Once you have connected successfully, you will need to navigate your way to the web folder on your local computer or network. You can do this by double-clicking the drive and folder icons displayed in the Local System window. The green arrow icon at the top of the window can be used to move one level up in the folder structure. Once you can see your local files in the Local System window and your remote files in the Remote Site window, you are ready to begin uploading or updating your files.
To upload your local files to the web server, simply drag-and-drop them from the Local System window to the Remote Site window just as you would in the Windows Explorer. In fact, many of the standard Explorer operations can be undertaken on your remote files. You can rename them and delete them. Alternatively, you can upload files by highlighting them and then clicking on the right-hand arrow button that appears between the two windows. You can also upload files by right-clicking and choosing "Transfer file" from the menu. Either way, the result is the same. Notice that you can also download files from the remote site to the local system.
If you are updating files that already exist on the server, just drag-and-drop them in the usual way and they will overwrite the existing ones. Be extra careful when updating files because WS_FTP does not prompt you when files are about to be overwritten. However, you will be prompted if you try to overwrite a newer file with an older one. Unfortunately, this can be very confusing because the clock times of the local and remote systems may not be synchronised. Even worse, if the remote site is in a different time zone, they will be completely different. When a file is uploaded to the remote system, it loses it's local time tag and gets a new one supplied by the remote system. It's possible that a newly updated file on your local system could appear older than the file you are trying to replace. Whenever you try to "update" a newer file with an older one, WS_FTP prompts you with the message shown above. Double-check that you really want to do this and click Yes or No as appropriate.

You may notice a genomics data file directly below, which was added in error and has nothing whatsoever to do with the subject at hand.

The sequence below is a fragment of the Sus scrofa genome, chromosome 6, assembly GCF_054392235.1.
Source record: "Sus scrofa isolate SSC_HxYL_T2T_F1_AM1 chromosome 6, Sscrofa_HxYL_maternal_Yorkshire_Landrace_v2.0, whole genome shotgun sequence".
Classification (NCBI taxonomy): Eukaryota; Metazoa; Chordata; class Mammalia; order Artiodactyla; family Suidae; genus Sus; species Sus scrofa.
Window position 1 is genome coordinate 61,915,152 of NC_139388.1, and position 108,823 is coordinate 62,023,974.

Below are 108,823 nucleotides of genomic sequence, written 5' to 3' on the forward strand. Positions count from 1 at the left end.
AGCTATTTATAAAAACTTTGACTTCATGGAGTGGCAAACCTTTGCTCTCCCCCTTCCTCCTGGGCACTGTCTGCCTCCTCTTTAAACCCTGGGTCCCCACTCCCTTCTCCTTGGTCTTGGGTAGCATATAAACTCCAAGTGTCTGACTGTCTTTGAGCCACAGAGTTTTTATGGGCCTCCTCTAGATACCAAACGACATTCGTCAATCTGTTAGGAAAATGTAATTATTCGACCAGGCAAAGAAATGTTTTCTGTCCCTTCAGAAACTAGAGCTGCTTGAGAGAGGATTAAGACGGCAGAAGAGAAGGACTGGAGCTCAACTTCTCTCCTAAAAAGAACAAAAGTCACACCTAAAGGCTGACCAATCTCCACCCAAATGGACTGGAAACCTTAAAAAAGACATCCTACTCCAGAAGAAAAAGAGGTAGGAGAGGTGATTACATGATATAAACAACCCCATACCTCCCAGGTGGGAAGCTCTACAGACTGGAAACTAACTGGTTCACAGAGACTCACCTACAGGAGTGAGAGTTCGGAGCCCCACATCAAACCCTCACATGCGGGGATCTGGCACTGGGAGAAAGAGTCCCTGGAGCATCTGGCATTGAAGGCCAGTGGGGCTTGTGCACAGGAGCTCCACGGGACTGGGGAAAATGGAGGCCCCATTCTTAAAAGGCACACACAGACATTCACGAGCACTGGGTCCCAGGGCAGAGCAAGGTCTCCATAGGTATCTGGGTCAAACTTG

As soon as your files are on the web server, they are on-line and accessible to the world. Fire up your web browser and check your site to make sure it all works as intended. For example, if your web host is Tripod UK, enter http://members.tripod.co.uk/your_user_name in the browser address window to see your site.
When you are finished organising your remote files, close WS_FTP by clicking the "Exit" button at the bottom of the application window, no special log off procedure is required. You can connect again any time you like to update or add to your web site.
You will find further help for WS_FTP LE at the support area of the FTPplanet.com web site. Further tutorials are also available at the University of Houston, Cal Poly and DIALnet. The DIALnet tutorial has a good description of setting up session profiles.